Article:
The two additional buttons “Screenshot” and “Share” do not look like final parts of the user interface in terms of design or functionality. First, they do the same. “Screenshot” saves the app thumbnail in your screenshot folder, while “Share” releases the thumbnail screenshot for the app of your choice. Usually you just take a screenshot and then press the Share button so that the two buttons next to each other appear redundant. The Share button appears to be broken at the moment. It doesn’t work with some apps and shares the screenshot with others along with some junk data. For example, in Gmail, the app’s package name is automatically added to the “to” field as if it were a valid email address.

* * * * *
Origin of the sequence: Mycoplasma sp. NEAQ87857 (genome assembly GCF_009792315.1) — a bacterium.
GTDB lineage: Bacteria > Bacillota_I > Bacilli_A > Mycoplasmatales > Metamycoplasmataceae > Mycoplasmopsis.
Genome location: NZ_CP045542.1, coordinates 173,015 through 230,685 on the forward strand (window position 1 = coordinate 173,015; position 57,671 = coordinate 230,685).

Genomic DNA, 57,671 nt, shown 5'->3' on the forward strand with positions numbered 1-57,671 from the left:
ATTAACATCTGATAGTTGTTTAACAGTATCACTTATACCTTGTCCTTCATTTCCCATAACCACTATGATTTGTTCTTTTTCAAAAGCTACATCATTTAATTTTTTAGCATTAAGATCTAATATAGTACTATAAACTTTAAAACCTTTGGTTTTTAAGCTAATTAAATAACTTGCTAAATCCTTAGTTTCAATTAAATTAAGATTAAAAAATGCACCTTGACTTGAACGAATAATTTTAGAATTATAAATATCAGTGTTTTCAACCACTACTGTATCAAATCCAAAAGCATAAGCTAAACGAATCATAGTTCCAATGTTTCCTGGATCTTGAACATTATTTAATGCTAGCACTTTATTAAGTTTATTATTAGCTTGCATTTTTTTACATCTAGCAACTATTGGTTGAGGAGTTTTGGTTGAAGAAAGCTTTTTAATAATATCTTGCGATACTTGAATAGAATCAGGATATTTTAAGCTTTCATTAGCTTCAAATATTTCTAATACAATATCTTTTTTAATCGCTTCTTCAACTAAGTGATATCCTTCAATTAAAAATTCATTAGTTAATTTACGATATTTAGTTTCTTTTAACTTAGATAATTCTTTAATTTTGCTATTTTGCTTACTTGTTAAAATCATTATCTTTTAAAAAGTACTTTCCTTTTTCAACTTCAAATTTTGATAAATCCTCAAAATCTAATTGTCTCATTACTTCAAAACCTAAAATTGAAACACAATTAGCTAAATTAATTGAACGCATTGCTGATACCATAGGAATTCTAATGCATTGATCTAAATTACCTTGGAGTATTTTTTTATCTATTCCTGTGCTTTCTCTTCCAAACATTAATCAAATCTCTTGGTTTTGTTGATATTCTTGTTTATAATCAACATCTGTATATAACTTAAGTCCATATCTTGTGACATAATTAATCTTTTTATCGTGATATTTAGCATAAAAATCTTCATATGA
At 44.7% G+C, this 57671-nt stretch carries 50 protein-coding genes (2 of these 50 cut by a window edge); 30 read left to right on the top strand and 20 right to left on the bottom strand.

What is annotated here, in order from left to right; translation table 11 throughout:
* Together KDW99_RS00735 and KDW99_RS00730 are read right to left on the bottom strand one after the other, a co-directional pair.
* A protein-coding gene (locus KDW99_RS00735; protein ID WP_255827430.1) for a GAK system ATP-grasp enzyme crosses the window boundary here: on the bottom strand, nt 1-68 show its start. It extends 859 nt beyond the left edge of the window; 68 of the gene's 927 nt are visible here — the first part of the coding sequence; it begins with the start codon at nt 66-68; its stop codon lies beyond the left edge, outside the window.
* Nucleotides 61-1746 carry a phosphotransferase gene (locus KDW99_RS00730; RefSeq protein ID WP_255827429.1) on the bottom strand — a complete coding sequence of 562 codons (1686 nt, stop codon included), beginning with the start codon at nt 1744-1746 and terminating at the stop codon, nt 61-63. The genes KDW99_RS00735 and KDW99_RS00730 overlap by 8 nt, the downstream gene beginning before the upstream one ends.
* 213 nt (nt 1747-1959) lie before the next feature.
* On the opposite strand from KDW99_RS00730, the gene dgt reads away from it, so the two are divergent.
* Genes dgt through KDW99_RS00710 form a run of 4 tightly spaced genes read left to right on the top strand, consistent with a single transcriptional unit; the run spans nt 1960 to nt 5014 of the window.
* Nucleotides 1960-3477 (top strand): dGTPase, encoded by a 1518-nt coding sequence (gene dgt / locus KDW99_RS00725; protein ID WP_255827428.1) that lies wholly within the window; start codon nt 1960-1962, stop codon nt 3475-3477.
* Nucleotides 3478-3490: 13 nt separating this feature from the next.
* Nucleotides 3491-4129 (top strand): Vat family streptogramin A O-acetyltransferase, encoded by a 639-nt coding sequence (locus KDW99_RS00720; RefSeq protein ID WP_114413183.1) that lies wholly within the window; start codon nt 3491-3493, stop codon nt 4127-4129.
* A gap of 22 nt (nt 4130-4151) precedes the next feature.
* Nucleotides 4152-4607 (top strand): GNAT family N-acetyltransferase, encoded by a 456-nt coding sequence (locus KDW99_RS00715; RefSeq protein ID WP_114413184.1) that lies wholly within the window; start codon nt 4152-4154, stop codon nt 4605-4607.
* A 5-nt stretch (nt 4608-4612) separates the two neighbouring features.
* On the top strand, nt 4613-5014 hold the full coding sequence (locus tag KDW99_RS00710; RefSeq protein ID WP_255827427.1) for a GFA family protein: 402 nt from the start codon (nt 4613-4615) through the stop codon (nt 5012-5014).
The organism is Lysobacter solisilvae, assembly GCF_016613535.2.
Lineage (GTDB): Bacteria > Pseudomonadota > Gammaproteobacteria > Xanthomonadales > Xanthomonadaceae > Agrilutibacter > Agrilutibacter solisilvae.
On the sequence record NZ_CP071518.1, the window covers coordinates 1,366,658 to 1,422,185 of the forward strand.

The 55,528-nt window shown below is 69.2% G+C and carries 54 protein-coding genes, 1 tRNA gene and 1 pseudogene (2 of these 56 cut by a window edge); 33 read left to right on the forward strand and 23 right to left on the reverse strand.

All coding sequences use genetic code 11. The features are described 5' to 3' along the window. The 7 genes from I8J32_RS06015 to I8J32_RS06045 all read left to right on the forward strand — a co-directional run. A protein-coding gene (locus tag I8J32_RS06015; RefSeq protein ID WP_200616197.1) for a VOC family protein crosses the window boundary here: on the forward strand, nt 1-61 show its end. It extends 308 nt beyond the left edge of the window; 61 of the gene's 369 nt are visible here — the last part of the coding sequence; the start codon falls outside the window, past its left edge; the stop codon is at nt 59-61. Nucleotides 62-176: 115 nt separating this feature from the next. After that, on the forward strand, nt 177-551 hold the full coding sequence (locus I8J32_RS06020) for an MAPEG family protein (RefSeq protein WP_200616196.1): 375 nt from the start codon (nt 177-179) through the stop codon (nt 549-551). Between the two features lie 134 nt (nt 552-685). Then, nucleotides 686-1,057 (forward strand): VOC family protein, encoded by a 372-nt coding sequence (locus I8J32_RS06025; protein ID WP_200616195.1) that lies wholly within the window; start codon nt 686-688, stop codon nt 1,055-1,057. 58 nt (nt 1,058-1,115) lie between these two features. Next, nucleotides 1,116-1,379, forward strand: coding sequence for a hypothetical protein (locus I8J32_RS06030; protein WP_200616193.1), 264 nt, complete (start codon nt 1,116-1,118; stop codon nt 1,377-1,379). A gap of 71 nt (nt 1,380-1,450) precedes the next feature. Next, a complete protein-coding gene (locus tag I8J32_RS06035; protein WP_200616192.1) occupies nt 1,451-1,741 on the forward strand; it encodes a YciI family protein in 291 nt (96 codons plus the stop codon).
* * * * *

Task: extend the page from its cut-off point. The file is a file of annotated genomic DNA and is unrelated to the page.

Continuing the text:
I get a “screenshot” button somewhere in the user interface that is obvious and easy to find. When you perform remote technical support on someone else’s phone, it can be difficult to get less technical users to successfully take a screenshot using a secret key combination (Power + Volume Down). At some point, Google added a screenshot button to the Power menu, but that’s another secret button – long-pressing the Power – that users may not find. Some Android skins have also recently disguised the screenshot function, which makes these screenshot instructions even more complicated. For Samsung phones, you need to decrease the power and volume for exactly one second. If the press is too short, it won’t work. If it is too long, it will likely trigger Bixby. An obvious screenshot button somewhere is probably a good idea.

Another addition to “Current Apps” is the option to undo the closing of an app. For a while you were able to “throw away” an app with a swipe up, but now if you swipe down quickly afterwards, you can bring the app back from death. Throwing away an app and bringing it back is also fun.

Decline ongoing notifications?